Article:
House Lights, On! Editorial Reflections on the “Ghost Light” Series

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Editor’s Note: This is the seventh post in the Ghost Light: Folkloric NonHumanity on the Environmental Stage series edited by Caroline CE Abbott. The series aims to illuminate the relationships between non-human, or other-than-human beings, folklore, and the environmental humanities and to encourage intersectional conversation.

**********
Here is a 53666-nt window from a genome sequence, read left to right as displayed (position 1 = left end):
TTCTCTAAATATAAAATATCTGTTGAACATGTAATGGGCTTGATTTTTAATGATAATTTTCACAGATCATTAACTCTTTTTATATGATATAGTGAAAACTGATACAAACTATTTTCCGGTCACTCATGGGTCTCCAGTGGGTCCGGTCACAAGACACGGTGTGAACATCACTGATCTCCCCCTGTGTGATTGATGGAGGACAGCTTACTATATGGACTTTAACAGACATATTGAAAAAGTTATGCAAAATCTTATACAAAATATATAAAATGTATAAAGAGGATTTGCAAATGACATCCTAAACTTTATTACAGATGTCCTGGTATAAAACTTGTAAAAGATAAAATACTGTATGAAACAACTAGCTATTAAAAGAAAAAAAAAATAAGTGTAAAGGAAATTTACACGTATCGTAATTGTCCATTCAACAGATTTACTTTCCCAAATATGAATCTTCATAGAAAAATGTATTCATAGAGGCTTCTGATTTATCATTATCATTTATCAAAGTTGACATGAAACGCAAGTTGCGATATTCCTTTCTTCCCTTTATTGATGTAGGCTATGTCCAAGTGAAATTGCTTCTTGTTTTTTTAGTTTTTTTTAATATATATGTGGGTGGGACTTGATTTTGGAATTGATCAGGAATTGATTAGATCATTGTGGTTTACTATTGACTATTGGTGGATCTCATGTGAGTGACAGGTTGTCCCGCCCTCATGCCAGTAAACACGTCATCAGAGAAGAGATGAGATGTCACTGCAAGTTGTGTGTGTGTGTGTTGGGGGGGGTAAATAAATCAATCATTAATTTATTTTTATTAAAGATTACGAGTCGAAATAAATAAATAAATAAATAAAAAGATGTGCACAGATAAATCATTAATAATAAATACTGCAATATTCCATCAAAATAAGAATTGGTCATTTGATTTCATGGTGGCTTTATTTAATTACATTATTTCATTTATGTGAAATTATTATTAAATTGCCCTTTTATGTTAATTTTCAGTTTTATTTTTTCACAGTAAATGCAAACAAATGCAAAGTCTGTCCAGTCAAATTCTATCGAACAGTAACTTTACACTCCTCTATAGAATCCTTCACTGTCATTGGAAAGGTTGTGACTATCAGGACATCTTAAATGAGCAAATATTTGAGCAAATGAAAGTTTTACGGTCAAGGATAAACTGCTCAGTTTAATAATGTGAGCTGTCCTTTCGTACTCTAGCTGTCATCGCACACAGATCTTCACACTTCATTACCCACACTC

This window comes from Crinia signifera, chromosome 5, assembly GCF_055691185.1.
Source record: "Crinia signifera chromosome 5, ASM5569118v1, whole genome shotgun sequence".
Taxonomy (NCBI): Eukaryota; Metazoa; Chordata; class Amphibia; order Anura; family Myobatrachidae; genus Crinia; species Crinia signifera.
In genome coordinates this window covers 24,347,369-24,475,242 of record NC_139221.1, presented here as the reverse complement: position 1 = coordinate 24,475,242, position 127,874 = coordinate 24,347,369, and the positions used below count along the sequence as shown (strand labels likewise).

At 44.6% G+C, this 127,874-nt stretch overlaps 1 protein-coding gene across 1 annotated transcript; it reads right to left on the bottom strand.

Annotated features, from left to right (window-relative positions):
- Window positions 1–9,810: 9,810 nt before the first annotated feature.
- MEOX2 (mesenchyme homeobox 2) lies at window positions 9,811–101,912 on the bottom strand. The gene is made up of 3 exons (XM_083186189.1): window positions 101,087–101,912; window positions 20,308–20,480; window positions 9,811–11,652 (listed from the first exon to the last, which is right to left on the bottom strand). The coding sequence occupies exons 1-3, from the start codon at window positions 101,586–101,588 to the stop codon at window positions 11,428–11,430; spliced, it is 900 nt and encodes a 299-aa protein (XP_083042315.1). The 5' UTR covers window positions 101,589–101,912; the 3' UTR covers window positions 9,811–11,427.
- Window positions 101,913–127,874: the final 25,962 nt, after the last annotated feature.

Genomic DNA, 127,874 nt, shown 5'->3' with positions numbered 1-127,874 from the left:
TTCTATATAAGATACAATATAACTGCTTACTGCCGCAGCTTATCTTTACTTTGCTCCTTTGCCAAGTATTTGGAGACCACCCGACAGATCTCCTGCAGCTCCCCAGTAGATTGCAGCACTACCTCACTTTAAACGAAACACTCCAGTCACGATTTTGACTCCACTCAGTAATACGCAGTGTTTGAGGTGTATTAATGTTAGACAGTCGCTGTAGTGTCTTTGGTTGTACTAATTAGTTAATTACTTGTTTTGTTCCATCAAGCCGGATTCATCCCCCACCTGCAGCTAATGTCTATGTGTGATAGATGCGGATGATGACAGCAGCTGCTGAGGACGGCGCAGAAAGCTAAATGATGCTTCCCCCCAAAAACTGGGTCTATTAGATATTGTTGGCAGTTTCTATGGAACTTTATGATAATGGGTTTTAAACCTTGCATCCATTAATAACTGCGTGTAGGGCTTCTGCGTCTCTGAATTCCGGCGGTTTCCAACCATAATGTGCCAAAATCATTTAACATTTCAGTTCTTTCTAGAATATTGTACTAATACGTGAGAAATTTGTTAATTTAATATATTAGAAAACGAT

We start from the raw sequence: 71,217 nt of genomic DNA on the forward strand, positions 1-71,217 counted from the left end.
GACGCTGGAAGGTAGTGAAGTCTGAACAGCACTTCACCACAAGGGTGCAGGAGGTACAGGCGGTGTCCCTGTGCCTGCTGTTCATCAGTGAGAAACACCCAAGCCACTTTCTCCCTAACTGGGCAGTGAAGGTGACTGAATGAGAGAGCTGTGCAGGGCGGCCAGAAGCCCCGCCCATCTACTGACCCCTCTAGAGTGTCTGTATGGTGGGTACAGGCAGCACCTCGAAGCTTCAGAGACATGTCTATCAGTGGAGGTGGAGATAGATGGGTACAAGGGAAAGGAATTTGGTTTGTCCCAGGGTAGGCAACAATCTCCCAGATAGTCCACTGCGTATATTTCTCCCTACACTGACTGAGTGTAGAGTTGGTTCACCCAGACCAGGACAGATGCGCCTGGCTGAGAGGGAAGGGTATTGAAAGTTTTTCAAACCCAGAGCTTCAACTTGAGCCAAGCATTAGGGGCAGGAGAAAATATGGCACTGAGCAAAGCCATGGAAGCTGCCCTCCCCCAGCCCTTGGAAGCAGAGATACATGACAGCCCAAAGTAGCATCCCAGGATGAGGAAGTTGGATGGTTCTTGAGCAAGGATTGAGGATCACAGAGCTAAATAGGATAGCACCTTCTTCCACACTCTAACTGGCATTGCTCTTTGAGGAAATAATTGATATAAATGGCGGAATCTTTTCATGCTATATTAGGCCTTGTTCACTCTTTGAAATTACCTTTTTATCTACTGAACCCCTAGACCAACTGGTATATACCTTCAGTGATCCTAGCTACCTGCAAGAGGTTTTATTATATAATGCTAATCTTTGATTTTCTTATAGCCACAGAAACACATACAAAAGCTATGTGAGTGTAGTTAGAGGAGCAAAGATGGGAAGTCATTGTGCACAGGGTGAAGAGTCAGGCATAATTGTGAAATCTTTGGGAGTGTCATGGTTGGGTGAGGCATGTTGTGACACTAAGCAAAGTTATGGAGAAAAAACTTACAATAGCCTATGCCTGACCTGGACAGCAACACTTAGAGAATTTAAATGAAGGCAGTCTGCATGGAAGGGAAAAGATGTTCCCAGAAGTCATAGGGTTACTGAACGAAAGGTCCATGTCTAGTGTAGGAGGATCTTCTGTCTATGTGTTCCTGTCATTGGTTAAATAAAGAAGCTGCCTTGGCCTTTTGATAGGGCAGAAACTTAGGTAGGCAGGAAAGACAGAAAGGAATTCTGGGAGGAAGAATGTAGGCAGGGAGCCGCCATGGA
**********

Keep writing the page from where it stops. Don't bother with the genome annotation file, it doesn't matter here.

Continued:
In the wee hours of 1 June 1784, a full moon hung over a small Connecticut town in which a ritual exhumation may or may not have taken place. This is not the only fresh print I have found on the trail of Willington’s vampires since my introduction to the Ghost Light series described, in brief, the alleged exhumation of two members of Isaac Johnson’s family in the late eighteenth century by family members in pursuit of a folk remedy for consumption, but it is the most dramatic — and certainly among the more fitting for an interesting, if anti-climactic, introduction. There is simply much historians, archaeologists, and folklorists do not know about Willington’s role in the New England vampire panic, and more we may never know. Sometimes, the historian’s traditional toolbox can only give us the means to dig so far, but there is still much to be excited by. On Halloween, I joined our co-Editor in Chief Jessica DeWitt for a NiCHE Conversation to talk in part about the Ghost Light series, and as our collection of six beautiful contributor essays draws to a close, one of her questions closely informs the body of this writing: where did the inspiration come from for the series? Per usual, I wish I had sooner thought more clever words which now seem very clear: dead ends.